Changes during menopause increases risk of heart disease and stroke

Feb 23, 2010

When women hear the word menopause, they often think about hot flashes, hormone shifts and mood swings. But what about heart disease? Studies show a woman's risk of heart disease intensifies drastically around the time of natural menopause, which for most women is around the age of 50. This news may come as a surprise, but experts explain that understanding risk factors is an important first step, and reassure women that there are ways to lower your risk.

"Many women younger than 50 have not yet gone through menopause and still have high levels of the female hormone estrogen in their blood, which is thought to help protect the heart. After , however, the levels of estrogen in a woman's body drop significantly and can contribute to the higher risks of cardiovascular disease," explains Vera Rigolin,MD, associate director of the Center for Women's Cardiovascular Health in the Bluhm Cardiovascular Institute of Northwestern Memorial Hospital.

Weight gain is also a factor that may play a role in postmenopausal risk of . Maintaining a healthy weight often becomes difficult after your body experiences a change in hormone levels. Extra mass can take a toll on the body causing physical inactivity, high blood pressure, diabetes, and high cholesterol, all risk factors that can lead to heart attack and stroke.

Detecting heart disease in women can be difficult. Many women are unaware that symptoms of the disease may differ from those of men. Although women often experience chest discomfort when presenting with a heart attack, they commonly have other, more subtle symptoms, including fatigue, nausea, shortness of breath, jaw pain and general discomfort in the chest and abdominal area.

"In some women, plaque can build in the smallest blood vessels called the microvascular circulation. These blockages do not show up in an angiogram," says Rigolin. "In these cases, we often use Magnetic Resonance Imaging (MRI) with medication to visualize blood flow within the small blood vessels when other standard tests do not provide us answers."

, especially those who are menopausal can reduce the risk of heart disease by adopting a healthy lifestyle.

"If you are a smoker, quit immediately and avoid second hand smoke. Eat a diet rich in fruits and vegetables and exercise at least three times per week to maintain a healthy body weight," says Rigolin.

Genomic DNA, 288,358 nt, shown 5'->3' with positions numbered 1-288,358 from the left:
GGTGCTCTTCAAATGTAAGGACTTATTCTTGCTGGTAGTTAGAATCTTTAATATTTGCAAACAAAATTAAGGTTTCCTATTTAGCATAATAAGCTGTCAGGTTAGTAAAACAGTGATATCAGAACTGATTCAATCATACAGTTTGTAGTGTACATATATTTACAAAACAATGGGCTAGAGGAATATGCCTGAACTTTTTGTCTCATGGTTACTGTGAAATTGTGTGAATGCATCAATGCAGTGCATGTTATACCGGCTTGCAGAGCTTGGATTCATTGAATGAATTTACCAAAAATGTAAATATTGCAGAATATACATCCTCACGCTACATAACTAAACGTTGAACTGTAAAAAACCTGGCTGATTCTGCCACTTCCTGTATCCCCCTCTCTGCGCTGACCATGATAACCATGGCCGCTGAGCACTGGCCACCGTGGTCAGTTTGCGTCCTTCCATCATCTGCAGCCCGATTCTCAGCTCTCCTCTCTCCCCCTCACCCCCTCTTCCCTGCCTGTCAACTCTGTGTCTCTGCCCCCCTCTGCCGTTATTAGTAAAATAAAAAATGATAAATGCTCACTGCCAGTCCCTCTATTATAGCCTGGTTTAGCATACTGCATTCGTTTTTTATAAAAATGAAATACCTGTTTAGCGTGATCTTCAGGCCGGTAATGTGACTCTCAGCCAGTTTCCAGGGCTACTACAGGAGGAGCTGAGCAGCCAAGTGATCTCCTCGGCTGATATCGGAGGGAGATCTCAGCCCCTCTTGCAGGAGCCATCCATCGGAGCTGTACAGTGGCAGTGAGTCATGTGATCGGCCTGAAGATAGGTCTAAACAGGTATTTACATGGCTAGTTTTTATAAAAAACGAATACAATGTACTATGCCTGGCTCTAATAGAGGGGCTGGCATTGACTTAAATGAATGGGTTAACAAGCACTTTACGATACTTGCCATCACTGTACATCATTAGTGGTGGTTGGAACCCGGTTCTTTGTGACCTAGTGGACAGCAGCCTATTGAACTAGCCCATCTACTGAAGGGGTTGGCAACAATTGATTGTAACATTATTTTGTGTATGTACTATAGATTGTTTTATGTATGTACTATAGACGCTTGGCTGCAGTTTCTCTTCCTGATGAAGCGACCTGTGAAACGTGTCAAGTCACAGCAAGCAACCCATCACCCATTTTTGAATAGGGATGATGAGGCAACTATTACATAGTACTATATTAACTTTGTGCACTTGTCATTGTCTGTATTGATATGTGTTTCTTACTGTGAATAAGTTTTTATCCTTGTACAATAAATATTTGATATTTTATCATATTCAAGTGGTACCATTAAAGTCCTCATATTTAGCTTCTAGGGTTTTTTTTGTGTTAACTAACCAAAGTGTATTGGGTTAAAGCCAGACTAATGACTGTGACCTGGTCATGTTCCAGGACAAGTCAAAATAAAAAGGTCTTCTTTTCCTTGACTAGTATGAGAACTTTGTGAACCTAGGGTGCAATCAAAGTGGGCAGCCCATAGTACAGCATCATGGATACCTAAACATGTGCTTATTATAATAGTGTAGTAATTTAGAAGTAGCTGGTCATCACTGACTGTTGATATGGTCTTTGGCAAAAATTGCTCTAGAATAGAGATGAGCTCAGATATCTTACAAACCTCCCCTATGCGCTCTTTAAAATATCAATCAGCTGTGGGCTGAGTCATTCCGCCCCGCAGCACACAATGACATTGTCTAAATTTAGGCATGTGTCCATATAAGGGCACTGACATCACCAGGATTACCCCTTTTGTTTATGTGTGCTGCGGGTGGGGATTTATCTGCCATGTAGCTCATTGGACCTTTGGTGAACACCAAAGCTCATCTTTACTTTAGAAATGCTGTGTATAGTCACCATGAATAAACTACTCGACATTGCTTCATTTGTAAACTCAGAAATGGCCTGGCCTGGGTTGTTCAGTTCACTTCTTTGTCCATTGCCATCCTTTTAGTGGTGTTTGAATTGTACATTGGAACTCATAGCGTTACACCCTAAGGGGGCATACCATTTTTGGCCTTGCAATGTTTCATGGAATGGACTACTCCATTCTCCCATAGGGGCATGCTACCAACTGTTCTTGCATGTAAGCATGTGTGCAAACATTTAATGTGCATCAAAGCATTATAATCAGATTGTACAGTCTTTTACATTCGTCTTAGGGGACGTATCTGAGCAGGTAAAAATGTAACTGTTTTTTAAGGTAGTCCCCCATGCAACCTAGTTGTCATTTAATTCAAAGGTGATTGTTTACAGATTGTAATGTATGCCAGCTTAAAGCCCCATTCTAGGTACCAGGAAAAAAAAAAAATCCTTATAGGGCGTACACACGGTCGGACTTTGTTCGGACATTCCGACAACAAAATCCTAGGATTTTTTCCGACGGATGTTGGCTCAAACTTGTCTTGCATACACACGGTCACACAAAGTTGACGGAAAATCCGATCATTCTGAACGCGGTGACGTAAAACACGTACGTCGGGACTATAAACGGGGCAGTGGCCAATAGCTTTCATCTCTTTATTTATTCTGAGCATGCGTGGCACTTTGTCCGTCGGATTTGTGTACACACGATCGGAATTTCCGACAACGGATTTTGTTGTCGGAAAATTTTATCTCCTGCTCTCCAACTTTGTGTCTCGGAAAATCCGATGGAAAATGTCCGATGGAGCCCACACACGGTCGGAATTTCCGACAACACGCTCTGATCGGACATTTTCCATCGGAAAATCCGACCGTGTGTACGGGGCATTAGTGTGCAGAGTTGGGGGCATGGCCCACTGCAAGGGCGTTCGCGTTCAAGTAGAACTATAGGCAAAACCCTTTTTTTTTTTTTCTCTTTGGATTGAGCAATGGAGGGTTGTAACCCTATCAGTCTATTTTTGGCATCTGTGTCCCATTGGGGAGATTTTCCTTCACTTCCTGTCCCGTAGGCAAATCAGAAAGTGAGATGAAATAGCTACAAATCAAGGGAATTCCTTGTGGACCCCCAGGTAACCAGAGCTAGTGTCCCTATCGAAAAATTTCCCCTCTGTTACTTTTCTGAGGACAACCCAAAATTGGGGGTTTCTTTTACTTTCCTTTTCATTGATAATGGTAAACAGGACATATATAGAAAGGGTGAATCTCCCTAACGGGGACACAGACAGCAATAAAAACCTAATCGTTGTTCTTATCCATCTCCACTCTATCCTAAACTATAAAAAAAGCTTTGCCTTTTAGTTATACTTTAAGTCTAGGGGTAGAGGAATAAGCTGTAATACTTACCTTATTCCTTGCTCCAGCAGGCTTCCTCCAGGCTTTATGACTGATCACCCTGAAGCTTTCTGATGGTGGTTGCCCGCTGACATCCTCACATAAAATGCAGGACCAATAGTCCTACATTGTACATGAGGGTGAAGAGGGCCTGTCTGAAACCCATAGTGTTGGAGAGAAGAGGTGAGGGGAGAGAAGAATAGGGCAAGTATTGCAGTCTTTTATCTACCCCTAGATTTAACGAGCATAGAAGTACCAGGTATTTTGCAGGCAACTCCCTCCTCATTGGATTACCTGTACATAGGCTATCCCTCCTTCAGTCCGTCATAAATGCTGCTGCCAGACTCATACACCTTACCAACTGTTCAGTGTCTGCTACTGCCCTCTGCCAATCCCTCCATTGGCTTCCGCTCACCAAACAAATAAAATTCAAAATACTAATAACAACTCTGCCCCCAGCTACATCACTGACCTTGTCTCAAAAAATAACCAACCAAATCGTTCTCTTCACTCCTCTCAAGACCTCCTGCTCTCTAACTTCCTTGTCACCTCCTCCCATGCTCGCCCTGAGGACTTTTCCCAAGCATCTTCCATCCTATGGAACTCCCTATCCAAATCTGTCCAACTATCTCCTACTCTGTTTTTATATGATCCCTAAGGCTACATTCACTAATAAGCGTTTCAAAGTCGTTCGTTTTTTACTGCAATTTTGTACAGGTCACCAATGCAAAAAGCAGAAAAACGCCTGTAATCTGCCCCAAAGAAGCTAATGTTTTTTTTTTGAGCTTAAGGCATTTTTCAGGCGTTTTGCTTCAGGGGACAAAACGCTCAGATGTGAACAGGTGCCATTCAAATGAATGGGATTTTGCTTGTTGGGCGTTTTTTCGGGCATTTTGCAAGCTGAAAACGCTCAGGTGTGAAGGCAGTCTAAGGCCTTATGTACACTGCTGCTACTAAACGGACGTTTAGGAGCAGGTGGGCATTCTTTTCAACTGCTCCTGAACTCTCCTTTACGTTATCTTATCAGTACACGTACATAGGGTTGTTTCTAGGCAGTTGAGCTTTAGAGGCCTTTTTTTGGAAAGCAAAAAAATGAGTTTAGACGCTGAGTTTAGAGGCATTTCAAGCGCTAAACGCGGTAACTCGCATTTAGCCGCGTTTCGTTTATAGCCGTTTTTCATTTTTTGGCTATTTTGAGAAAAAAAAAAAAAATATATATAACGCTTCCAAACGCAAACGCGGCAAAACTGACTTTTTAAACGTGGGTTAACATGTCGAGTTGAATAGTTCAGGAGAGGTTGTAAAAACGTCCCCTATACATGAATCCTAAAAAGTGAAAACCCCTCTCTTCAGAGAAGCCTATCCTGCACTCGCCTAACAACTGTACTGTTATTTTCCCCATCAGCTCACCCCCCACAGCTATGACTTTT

Rigolin also recommends visiting your health care provider at least once per year to have your blood pressure, sugar and cholesterol levels checked.

Explore further: Study recommends inmate immunity test

add to favorites email to friend print save as pdf

Related Stories

Contraceptive use may be safe, but information gaps remain

Jan 14, 2009

Introduced in the 1960s, oral contraceptives have been used by about 80 percent of women in the United States at some point in their lives. For women without pre-existing risks for heart disease, the early formulations were ...

Recommended for you

Study recommends inmate immunity test

19 hours ago

(AP)—Federal experts are recommending that California test inmates for immunity to a sometimes fatal soil-borne fungus before incarcerating them at two Central Valley state prisons where the disease has killed nearly three ...

Down syndrome teens need support, health assessed

Jul 25, 2014

Young adults with Down syndrome experience a range of physical and mental health conditions over and above those commonly reported in children with the condition—and these health problems may significantly ...

Time out for exercise

Jul 25, 2014

University of Queensland researcher has found that restructuring our daily routine to include exercise can have unexpected effects on health.

User comments : 0